(RxWiki News) If boys will be boys, that's generally because of the testosterone coursing through their bodies, but how much of this testosterone results from the environment and how much is genetic?
Although studies on teen and adults have found that heritability plays a big role in determining males' testosterone levels, a new study finds the opposite is true for baby boys.
Levels of testosterone in male infants appear to have more to do with their environment than their heritability.
"Follow your OB/GYN's or midwife's advice during prenatal appointments."
Senior author Richard Tremblay and lead author Doretta Caramaschi, both of the Research Unit on Children's Psychosocial Maladjustment at the University of Montreal in Quebec, Canada, joined colleagues to study 314 pairs of identical and fraternal twins.
They took saliva samples from each pair at 5 months old to measure the babies' levels of testosterone. Then they compared these levels between identical and fraternal (non-identical) twins to see how much influence on testosterone might be genetic versus how much might be environmental.
They found that the variation among twins that could be explained by common environmental factors was 56.6 percent, while 43.4 percent of the variation occurred alongside unique environmental factors.
In other words, environment is slightly edging out genes in determining testosterone levels in these twins.
The study was too limited to be able to determine what environmental conditions might be responsible, and to what extent, for a baby's testosterone levels.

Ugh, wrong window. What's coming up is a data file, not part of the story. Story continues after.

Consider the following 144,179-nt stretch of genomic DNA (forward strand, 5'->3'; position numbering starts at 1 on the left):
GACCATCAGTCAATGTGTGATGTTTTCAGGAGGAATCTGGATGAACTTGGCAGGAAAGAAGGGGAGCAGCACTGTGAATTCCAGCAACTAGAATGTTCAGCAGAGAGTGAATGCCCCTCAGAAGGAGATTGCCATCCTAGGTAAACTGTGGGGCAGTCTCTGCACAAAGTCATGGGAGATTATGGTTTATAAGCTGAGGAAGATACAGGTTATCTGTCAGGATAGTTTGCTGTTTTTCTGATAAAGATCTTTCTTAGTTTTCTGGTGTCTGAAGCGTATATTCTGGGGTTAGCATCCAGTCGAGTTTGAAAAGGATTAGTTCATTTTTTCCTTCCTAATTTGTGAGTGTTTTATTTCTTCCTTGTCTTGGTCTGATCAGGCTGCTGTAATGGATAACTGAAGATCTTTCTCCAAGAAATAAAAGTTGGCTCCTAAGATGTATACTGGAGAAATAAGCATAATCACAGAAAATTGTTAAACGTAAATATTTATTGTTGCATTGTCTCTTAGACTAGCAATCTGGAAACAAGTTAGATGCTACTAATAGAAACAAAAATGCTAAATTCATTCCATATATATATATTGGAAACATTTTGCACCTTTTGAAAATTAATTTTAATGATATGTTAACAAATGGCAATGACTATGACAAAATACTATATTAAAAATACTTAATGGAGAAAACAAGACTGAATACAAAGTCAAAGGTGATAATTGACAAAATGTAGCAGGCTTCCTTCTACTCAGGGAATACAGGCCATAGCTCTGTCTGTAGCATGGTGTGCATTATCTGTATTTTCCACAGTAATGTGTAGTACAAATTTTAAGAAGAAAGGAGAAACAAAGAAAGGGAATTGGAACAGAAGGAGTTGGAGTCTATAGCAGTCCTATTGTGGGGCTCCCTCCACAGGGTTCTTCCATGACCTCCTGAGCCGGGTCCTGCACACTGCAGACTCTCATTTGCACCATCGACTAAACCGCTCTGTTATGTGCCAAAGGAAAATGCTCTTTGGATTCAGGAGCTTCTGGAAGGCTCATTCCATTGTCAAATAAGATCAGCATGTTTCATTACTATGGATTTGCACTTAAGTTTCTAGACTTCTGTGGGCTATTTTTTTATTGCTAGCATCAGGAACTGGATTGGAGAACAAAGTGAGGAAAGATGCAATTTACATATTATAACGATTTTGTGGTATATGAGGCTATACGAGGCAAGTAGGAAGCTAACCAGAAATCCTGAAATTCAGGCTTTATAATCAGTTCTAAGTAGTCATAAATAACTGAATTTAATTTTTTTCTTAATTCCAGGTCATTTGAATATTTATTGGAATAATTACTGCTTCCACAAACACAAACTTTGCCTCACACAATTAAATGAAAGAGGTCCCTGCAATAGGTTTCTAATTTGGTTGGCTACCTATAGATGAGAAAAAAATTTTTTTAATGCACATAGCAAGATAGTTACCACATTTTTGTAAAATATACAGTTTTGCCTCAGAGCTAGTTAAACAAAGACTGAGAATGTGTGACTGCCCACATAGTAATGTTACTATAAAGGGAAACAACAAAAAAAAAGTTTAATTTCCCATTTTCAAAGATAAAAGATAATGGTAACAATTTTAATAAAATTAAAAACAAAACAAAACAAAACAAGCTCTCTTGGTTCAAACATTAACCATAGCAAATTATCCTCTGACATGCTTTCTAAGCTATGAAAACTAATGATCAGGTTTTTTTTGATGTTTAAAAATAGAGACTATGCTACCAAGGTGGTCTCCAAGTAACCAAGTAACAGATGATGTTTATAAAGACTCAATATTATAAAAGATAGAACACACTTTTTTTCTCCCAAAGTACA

Among those that could play a part are the mother's diet, whether the child's mother smokes, whether she breastfeeds her child and general interactions between the mother and her child.
“Because our study suggests that testosterone levels in infants are determined by the circumstances in which the child develops before and after birth, further studies will be needed to find out exactly what these influencing factors are and to what extent they change from birth to puberty,” Tremblay said.
Teasing out how much is environment and how much is genetic can help scientists understand how boys develop the way they do since testosterone is essential for normal sexual development.
It's also responsible for "typical boy behavior," such as social dominance and sexual behavior.
The study was published online May 7 in the journal Psychoneuroendocrinology. The research was funded by the Canadian Institutes of Health Research, the Social Sciences and Humanities Research Council of Canada, the Fonds de la recherche du Québec.